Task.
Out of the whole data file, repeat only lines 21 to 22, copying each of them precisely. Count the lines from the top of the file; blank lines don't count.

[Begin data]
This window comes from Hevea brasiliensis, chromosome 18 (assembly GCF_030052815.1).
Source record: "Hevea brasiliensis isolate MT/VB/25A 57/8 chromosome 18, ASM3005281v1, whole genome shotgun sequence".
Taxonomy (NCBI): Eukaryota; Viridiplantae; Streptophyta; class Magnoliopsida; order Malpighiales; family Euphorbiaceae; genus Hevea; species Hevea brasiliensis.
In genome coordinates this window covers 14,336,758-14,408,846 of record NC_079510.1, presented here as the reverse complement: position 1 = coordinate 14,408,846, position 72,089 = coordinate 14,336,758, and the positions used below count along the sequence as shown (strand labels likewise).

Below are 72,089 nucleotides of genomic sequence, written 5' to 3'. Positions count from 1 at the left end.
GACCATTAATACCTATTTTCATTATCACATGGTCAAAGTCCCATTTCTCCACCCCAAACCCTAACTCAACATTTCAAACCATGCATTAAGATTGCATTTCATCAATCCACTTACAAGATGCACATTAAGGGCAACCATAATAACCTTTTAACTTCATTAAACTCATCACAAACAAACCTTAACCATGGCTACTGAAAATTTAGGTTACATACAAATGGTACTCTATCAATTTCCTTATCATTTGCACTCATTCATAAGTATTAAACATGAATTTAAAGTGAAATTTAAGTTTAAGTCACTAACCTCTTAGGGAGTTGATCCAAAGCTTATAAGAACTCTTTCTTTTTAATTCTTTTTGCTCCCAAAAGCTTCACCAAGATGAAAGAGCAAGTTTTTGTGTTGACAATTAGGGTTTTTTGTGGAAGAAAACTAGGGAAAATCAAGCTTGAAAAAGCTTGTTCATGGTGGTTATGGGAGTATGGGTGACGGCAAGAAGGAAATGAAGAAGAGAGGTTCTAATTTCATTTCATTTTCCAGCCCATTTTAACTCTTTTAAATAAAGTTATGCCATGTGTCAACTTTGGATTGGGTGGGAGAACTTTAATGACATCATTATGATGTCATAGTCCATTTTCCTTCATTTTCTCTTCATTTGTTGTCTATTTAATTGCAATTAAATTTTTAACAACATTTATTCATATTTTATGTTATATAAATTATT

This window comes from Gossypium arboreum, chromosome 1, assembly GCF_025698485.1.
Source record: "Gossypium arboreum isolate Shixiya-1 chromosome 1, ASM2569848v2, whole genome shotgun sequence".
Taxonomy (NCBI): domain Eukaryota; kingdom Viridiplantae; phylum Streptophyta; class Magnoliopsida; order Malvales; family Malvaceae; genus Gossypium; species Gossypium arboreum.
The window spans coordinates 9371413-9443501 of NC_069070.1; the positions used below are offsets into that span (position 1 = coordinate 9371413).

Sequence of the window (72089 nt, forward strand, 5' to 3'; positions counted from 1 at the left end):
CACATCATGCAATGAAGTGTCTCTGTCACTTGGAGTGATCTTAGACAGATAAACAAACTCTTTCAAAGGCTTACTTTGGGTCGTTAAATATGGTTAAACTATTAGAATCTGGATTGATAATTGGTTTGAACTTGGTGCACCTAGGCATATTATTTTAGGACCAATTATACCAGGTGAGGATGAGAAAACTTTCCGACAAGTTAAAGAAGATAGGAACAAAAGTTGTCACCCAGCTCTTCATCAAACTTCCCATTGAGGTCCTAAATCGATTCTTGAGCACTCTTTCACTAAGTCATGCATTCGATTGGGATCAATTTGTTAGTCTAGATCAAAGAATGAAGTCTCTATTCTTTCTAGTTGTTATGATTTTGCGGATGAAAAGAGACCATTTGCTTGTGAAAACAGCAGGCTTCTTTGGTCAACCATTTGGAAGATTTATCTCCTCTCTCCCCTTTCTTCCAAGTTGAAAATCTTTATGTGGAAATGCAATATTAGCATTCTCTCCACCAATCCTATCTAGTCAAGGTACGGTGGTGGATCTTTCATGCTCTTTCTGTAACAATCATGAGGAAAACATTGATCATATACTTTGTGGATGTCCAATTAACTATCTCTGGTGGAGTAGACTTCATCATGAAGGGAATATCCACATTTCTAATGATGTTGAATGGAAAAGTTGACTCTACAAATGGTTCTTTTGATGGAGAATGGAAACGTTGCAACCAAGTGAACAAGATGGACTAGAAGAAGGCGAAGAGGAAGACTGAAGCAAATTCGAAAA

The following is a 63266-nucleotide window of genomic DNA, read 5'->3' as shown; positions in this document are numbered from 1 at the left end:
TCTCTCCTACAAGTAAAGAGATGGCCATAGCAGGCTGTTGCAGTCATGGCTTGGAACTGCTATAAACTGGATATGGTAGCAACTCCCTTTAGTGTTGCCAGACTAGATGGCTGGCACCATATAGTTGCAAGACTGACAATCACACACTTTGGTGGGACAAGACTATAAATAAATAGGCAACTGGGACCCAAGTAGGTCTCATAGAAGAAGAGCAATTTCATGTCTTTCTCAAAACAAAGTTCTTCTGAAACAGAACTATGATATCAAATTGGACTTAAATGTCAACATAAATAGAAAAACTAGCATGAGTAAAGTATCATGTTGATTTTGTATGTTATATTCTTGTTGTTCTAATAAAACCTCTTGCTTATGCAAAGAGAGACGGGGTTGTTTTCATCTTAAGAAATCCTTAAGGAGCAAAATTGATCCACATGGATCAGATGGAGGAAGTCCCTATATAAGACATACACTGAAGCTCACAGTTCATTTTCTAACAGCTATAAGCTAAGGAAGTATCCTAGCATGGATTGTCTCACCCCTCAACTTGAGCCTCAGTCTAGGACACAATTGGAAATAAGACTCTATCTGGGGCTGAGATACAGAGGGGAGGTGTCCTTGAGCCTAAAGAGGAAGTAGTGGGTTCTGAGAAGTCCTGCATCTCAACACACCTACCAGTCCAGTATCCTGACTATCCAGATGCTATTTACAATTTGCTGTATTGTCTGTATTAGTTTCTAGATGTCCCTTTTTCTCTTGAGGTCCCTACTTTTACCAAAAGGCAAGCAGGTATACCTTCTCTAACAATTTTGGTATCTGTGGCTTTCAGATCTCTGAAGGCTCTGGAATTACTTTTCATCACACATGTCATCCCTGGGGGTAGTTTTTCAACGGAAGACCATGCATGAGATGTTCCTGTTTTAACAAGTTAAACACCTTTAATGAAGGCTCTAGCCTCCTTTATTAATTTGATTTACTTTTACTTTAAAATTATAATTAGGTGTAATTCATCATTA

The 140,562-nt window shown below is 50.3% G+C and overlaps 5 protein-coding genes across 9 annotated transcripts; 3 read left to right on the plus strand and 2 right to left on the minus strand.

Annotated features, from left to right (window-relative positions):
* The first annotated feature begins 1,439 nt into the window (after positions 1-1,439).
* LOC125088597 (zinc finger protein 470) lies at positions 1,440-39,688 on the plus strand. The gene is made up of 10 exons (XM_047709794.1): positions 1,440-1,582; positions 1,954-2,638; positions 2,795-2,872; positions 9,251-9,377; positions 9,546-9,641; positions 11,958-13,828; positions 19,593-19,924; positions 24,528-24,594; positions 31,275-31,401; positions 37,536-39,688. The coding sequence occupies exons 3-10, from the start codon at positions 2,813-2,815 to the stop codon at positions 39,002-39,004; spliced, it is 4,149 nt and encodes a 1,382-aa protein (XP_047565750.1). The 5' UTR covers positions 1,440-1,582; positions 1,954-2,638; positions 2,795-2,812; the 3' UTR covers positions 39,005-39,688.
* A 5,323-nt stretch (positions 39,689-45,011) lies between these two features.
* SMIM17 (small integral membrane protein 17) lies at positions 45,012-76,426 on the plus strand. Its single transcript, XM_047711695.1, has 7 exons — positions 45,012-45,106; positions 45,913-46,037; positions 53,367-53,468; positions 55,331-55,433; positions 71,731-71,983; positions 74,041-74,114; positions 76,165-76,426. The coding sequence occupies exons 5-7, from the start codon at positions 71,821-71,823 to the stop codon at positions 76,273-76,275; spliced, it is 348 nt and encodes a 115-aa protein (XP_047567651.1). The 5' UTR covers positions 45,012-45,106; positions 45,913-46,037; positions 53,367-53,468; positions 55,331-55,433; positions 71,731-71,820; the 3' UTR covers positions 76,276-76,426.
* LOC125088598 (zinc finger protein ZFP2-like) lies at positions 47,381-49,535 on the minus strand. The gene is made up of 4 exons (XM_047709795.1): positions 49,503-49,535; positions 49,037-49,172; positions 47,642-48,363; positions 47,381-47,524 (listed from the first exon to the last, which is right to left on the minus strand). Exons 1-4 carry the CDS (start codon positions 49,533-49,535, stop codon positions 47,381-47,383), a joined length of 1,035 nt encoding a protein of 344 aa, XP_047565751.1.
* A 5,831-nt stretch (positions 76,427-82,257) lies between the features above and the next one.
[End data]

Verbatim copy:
* LOC125088598 (zinc finger protein ZFP2-like) lies at positions 47,381-49,535 on the minus strand. The gene is made up of 4 exons (XM_047709795.1): positions 49,503-49,535; positions 49,037-49,172; positions 47,642-48,363; positions 47,381-47,524 (listed from the first exon to the last, which is right to left on the minus strand). Exons 1-4 carry the CDS (start codon positions 49,533-49,535, stop codon positions 47,381-47,383), a joined length of 1,035 nt encoding a protein of 344 aa, XP_047565751.1.
* A 5,831-nt stretch (positions 76,427-82,257) lies between the features above and the next one.